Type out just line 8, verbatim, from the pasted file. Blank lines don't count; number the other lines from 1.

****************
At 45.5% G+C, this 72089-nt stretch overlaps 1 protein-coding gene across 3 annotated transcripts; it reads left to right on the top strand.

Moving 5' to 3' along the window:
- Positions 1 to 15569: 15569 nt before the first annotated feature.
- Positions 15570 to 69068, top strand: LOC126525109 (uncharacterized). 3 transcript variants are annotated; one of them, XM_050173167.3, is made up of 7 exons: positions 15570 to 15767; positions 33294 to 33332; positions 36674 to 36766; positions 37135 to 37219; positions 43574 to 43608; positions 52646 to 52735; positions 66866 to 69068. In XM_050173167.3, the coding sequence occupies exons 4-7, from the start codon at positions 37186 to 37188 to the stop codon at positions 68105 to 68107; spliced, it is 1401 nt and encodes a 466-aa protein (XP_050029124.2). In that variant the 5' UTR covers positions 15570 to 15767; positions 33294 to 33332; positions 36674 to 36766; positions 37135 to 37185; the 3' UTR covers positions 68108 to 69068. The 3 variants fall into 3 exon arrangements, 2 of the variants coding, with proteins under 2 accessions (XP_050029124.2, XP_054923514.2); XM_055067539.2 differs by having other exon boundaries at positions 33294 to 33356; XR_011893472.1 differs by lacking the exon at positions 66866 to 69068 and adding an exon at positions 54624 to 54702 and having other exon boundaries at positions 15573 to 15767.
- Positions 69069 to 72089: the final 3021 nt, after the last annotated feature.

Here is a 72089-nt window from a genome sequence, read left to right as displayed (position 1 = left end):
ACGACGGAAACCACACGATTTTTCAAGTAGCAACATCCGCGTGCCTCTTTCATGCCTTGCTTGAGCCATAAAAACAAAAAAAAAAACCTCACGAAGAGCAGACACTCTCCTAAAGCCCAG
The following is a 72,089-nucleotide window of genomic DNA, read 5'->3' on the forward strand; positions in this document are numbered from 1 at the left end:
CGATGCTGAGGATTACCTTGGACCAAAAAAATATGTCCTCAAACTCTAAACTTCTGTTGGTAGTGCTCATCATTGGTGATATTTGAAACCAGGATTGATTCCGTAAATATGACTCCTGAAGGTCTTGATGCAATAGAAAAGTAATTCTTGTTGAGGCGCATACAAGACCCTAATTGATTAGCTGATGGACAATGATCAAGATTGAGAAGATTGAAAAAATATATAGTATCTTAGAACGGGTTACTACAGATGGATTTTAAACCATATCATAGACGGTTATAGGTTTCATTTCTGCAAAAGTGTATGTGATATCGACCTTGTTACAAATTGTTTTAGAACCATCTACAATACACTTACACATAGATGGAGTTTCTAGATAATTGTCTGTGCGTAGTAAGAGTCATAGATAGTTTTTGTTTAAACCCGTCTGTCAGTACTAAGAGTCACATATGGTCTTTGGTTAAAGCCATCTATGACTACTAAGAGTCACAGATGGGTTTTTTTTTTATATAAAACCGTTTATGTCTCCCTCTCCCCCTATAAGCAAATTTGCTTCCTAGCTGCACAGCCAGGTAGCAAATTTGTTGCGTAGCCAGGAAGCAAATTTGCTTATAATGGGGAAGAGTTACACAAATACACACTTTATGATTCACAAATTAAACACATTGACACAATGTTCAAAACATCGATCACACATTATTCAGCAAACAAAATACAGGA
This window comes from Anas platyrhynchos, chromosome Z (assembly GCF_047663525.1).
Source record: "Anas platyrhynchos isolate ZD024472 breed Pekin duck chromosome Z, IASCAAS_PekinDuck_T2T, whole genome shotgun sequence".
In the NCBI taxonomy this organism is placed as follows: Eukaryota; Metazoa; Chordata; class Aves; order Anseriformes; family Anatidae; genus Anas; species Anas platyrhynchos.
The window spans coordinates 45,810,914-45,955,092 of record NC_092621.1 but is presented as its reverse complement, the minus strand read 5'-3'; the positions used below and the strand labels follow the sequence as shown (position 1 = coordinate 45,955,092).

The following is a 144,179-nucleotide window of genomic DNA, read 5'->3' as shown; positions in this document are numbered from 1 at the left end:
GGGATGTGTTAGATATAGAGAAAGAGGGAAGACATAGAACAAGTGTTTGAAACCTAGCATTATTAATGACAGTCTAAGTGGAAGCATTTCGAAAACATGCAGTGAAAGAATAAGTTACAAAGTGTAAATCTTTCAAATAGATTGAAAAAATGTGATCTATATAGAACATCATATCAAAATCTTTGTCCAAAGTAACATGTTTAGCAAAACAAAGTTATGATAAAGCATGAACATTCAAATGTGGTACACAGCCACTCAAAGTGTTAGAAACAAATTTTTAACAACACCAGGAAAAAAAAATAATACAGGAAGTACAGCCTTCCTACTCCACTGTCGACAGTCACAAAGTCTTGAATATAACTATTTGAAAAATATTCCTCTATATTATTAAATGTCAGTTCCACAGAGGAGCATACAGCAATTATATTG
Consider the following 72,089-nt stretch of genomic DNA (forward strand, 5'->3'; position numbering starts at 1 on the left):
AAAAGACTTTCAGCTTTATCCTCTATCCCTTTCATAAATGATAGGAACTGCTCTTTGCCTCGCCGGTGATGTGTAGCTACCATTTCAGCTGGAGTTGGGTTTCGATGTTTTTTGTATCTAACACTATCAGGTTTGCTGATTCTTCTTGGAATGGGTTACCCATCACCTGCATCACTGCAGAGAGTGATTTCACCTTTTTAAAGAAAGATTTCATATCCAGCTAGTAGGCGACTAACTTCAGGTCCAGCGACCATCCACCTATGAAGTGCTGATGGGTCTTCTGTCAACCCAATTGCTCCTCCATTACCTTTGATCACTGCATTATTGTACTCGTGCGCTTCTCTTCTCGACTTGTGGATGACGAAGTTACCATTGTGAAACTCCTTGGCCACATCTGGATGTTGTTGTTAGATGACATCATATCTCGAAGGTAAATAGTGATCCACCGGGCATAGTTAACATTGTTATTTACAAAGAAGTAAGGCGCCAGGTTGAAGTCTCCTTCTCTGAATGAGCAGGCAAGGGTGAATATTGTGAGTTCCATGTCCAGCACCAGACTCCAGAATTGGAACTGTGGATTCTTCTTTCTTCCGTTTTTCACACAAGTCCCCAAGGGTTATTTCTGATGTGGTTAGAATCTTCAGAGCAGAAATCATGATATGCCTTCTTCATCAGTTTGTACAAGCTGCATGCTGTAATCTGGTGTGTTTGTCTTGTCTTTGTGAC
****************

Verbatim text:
The following is a 72,089-nucleotide window of genomic DNA, read 5'->3' on the forward strand; positions in this document are numbered from 1 at the left end: